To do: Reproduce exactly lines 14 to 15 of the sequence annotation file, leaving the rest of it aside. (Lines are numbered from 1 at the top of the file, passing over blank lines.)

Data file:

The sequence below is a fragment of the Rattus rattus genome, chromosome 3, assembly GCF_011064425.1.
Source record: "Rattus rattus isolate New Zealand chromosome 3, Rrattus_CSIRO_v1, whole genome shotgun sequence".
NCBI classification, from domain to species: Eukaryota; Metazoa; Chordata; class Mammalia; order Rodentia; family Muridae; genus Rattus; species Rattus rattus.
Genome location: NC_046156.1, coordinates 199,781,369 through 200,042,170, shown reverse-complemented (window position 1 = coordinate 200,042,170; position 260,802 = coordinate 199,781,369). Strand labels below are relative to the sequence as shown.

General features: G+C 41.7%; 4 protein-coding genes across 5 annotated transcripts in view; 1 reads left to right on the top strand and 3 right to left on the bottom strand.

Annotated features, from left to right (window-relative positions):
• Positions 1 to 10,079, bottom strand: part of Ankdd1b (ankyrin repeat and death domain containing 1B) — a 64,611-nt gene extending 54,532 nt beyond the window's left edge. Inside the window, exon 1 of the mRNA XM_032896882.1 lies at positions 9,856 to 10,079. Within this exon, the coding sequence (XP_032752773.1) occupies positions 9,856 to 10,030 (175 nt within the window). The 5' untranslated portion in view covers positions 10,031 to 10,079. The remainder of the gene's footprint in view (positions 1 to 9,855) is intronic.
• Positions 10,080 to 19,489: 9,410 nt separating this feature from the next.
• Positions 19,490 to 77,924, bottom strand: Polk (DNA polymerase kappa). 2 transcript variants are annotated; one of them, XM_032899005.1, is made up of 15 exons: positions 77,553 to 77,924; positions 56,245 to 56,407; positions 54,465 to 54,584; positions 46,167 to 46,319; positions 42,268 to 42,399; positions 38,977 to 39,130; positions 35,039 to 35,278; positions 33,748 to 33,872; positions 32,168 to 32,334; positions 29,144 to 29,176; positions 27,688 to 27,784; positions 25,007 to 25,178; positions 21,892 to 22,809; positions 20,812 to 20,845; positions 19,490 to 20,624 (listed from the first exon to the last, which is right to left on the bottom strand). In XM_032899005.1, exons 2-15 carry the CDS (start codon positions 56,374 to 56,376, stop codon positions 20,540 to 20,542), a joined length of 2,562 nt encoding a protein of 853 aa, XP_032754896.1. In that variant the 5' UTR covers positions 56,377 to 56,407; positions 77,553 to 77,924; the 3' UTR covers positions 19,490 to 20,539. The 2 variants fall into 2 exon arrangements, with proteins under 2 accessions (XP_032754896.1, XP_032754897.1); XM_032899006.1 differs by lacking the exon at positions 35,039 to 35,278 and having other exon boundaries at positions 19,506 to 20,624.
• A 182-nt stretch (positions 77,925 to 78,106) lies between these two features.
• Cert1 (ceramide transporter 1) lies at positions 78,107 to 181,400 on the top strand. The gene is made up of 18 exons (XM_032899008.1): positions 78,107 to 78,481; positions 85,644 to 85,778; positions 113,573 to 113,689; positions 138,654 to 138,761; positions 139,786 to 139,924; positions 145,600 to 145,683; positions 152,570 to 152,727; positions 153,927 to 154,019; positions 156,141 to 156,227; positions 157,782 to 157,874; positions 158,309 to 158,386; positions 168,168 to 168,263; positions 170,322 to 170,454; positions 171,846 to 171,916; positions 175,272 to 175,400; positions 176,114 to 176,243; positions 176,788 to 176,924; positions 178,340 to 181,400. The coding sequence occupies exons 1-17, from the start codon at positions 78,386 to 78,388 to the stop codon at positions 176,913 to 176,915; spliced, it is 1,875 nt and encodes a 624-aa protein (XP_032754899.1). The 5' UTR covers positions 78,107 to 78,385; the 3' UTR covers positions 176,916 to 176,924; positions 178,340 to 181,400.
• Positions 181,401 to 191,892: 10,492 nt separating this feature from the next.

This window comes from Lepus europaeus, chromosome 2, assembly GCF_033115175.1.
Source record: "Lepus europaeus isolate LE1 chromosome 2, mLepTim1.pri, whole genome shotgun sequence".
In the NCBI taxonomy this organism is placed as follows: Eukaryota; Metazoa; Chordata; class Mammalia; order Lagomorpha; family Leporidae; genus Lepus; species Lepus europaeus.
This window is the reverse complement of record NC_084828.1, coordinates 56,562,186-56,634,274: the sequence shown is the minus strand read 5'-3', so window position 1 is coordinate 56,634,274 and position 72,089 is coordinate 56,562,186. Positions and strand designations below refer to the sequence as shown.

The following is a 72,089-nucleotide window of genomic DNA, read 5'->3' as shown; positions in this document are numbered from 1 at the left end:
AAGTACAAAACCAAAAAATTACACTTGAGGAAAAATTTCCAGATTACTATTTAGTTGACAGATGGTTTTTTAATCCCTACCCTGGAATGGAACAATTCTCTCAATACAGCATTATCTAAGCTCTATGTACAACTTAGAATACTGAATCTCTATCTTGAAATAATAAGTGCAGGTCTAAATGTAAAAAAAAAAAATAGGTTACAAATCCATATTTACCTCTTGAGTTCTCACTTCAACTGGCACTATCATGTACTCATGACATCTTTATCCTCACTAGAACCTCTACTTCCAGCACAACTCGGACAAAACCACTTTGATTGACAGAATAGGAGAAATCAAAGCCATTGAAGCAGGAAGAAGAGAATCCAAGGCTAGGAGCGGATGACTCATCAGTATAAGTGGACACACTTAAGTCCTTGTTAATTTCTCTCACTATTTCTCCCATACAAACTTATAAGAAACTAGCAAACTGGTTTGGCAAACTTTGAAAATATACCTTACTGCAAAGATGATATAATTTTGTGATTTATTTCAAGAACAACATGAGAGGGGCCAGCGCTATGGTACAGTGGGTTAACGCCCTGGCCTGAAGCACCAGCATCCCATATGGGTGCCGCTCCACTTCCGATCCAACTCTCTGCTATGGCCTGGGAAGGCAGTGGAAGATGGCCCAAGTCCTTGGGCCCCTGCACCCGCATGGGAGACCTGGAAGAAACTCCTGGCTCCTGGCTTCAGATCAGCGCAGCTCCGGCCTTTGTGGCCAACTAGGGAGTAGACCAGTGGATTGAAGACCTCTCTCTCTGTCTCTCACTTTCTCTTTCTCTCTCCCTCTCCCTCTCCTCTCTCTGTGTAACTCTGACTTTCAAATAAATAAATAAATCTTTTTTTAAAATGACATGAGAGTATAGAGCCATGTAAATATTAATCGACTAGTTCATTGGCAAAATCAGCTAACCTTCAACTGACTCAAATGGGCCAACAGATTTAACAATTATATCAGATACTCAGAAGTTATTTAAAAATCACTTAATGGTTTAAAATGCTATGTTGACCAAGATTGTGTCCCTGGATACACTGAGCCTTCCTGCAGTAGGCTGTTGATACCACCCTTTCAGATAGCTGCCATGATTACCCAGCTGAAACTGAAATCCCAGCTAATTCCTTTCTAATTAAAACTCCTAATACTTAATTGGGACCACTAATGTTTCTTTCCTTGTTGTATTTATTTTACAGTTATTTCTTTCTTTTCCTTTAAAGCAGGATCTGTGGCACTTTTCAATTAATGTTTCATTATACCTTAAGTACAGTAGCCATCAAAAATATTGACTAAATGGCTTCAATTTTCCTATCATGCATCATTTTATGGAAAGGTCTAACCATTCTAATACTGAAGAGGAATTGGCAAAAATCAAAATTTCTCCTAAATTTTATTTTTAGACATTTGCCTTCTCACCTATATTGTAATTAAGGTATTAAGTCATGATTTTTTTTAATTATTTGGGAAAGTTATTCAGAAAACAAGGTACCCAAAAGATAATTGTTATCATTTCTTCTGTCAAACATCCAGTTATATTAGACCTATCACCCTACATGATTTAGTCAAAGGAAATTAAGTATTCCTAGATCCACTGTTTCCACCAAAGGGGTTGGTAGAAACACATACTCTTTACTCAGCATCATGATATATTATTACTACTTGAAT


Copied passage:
Source record: "Lepus europaeus isolate LE1 chromosome 2, mLepTim1.pri, whole genome shotgun sequence".
In the NCBI taxonomy this organism is placed as follows: Eukaryota; Metazoa; Chordata; class Mammalia; order Lagomorpha; family Leporidae; genus Lepus; species Lepus europaeus.